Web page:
http://www.bat.com/group/sites/uk__9d9kcy.nsf/vwPagesWebLive/DO9DCL3B/$FILE/medMDAKPK62.pdf?openelement page 2
 Leppan W, Lecours N, Buckles D. (Editors). Tobacco control and tobacco farming: Separating myth from reality. International Development Research Center. New York: Anthem Press; 2014
British American Tobacco and Imperial Tobacco, the world’s second and fourth largest tobacco companies (excluding the Chinese state tobacco monopoly) are based in the UK. January 2017.
A compelling dossier of BAT’s activities in promoting its tobacco products to young people around the globe.'You've got to be kidding'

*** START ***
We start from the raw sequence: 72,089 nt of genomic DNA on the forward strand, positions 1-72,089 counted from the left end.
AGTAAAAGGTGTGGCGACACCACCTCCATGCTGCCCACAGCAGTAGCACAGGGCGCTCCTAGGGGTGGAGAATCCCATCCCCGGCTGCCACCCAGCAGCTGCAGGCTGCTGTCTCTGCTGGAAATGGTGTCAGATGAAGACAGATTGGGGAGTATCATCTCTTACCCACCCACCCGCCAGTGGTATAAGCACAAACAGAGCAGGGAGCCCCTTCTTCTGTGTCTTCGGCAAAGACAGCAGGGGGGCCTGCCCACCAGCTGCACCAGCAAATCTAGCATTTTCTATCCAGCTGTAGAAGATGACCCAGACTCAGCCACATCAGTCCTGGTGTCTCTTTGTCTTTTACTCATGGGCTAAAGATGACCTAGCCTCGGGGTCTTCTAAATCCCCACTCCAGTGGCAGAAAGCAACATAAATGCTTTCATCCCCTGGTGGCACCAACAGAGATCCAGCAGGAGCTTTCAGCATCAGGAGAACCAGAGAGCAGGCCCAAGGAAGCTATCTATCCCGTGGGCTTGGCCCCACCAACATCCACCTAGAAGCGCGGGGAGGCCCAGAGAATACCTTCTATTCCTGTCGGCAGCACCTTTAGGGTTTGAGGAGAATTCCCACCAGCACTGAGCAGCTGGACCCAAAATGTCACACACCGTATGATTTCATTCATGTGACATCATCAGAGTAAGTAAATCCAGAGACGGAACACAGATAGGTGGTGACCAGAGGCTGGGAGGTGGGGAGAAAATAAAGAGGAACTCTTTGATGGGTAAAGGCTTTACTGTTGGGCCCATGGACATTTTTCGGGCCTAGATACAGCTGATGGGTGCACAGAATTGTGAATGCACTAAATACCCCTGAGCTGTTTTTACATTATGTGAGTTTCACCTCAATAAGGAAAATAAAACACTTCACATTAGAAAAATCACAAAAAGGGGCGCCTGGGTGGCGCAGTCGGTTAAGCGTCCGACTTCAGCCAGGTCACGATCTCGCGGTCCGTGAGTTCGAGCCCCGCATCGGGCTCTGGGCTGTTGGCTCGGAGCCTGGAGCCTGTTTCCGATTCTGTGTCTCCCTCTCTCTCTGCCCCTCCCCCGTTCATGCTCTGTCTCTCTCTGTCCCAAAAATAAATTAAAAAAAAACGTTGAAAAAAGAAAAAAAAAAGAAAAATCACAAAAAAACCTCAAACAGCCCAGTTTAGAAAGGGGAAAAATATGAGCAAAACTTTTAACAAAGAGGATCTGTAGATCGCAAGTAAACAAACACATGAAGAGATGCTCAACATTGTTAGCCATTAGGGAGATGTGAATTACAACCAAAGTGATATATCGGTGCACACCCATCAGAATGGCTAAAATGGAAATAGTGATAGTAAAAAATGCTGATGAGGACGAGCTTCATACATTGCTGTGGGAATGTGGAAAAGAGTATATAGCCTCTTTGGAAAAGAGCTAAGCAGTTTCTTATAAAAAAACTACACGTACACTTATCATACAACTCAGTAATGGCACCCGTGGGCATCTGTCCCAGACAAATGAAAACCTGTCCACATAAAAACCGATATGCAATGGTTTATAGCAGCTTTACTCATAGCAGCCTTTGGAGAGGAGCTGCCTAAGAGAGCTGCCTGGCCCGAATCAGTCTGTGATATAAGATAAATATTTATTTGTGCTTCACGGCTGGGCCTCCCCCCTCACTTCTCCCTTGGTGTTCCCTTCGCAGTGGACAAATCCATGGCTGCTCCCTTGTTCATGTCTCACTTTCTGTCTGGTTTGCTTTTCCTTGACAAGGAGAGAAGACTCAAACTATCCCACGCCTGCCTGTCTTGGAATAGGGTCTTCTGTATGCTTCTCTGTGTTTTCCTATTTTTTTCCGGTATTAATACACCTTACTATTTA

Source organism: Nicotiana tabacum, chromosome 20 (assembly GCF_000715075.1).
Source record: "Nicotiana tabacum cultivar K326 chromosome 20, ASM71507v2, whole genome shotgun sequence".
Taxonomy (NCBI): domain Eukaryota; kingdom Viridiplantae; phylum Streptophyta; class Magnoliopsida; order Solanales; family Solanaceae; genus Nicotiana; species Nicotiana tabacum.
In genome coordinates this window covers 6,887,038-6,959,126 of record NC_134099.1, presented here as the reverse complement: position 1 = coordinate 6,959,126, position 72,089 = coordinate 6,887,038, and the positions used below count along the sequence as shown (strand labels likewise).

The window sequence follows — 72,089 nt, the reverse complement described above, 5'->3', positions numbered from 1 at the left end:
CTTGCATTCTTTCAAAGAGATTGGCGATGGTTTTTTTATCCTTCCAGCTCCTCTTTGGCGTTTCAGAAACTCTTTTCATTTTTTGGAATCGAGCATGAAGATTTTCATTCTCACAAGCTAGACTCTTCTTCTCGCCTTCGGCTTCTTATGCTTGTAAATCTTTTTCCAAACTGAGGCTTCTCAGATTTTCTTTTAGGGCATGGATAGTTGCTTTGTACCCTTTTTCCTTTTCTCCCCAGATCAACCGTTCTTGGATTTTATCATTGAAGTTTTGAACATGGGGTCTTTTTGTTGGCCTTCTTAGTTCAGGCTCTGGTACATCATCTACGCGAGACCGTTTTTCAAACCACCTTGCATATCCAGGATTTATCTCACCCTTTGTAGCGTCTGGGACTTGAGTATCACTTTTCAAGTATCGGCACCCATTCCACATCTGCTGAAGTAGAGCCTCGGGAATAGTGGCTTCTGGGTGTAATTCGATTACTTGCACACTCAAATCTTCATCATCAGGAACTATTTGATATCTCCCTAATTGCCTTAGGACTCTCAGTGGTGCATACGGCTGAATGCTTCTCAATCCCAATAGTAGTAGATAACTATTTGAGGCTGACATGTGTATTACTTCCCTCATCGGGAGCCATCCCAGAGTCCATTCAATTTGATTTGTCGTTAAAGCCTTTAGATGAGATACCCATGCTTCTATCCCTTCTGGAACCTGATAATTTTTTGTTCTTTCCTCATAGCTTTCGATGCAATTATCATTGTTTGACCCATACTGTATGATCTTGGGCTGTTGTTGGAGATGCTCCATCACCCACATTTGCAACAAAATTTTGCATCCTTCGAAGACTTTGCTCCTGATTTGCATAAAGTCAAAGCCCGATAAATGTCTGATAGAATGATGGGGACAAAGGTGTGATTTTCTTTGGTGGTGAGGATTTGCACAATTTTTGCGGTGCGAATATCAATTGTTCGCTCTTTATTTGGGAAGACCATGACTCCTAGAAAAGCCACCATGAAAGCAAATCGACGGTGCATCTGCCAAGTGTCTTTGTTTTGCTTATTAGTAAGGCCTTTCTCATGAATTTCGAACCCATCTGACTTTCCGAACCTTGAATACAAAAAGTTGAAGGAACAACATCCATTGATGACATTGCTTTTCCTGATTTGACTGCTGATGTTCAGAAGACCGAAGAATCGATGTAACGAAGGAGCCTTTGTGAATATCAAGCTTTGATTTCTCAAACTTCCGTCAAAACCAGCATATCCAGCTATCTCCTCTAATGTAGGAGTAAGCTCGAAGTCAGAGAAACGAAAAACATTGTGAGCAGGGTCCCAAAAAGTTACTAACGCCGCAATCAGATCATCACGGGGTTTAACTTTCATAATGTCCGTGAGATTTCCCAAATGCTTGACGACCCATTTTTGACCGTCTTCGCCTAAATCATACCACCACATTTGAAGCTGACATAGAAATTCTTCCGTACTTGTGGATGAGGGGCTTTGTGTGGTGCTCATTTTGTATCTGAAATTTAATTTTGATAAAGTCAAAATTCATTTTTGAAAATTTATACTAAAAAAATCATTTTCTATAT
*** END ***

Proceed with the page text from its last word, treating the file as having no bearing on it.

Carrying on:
A case-study of BAT’s efforts to promote smoking abroad, using Kenya as a case-study and focusing on the environmental damage and exploitation of cheap labour they are responsible for, as well as the use of methods that are no longer legal in this country or many other developed nations in recruiting new nicotine addicts.BAT: Exporting Misery